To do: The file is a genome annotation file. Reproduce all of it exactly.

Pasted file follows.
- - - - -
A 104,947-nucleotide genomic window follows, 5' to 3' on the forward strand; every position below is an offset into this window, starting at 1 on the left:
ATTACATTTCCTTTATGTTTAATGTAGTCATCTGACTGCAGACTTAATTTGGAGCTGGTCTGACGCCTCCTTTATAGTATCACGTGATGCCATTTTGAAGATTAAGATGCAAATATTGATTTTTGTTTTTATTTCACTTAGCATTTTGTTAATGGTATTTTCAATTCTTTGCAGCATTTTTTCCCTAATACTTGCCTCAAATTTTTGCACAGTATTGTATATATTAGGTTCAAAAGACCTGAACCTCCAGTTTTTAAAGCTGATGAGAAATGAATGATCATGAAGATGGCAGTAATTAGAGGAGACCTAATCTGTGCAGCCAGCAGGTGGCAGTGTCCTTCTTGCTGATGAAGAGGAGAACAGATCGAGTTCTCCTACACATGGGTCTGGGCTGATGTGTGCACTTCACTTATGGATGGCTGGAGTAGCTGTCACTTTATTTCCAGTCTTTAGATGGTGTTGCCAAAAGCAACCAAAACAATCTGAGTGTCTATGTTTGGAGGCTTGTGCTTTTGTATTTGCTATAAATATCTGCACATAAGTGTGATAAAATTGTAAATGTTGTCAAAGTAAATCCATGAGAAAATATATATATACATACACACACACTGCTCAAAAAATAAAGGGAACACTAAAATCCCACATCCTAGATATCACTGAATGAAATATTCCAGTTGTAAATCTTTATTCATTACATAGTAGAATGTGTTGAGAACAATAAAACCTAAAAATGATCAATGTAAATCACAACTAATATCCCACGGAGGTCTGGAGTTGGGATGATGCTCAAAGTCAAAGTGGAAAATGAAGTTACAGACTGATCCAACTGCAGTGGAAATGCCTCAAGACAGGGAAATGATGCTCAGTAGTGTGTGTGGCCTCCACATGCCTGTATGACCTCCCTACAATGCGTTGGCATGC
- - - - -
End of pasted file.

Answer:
A 104,947-nucleotide genomic window follows, 5' to 3' on the forward strand; every position below is an offset into this window, starting at 1 on the left:
ATTACATTTCCTTTATGTTTAATGTAGTCATCTGACTGCAGACTTAATTTGGAGCTGGTCTGACGCCTCCTTTATAGTATCACGTGATGCCATTTTGAAGATTAAGATGCAAATATTGATTTTTGTTTTTATTTCACTTAGCATTTTGTTAATGGTATTTTCAATTCTTTGCAGCATTTTTTCCCTAATACTTGCCTCAAATTTTTGCACAGTATTGTATATATTAGGTTCAAAAGACCTGAACCTCCAGTTTTTAAAGCTGATGAGAAATGAATGATCATGAAGATGGCAGTAATTAGAGGAGACCTAATCTGTGCAGCCAGCAGGTGGCAGTGTCCTTCTTGCTGATGAAGAGGAGAACAGATCGAGTTCTCCTACACATGGGTCTGGGCTGATGTGTGCACTTCACTTATGGATGGCTGGAGTAGCTGTCACTTTATTTCCAGTCTTTAGATGGTGTTGCCAAAAGCAACCAAAACAATCTGAGTGTCTATGTTTGGAGGCTTGTGCTTTTGTATTTGCTATAAATATCTGCACATAAGTGTGATAAAATTGTAAATGTTGTCAAAGTAAATCCATGAGAAAATATATATATACATACACACACACTGCTCAAAAAATAAAGGGAACACTAAAATCCCACATCCTAGATATCACTGAATGAAATATTCCAGTTGTAAATCTTTATTCATTACATAGTAGAATGTGTTGAGAACAATAAAACCTAAAAATGATCAATGTAAATCACAACTAATATCCCACGGAGGTCTGGAGTTGGGATGATGCTCAAAGTCAAAGTGGAAAATGAAGTTACAGACTGATCCAACTGCAGTGGAAATGCCTCAAGACAGGGAAATGATGCTCAGTAGTGTGTGTGGCCTCCACATGCCTGTATGACCTCCCTACAATGCGTTGGCATGC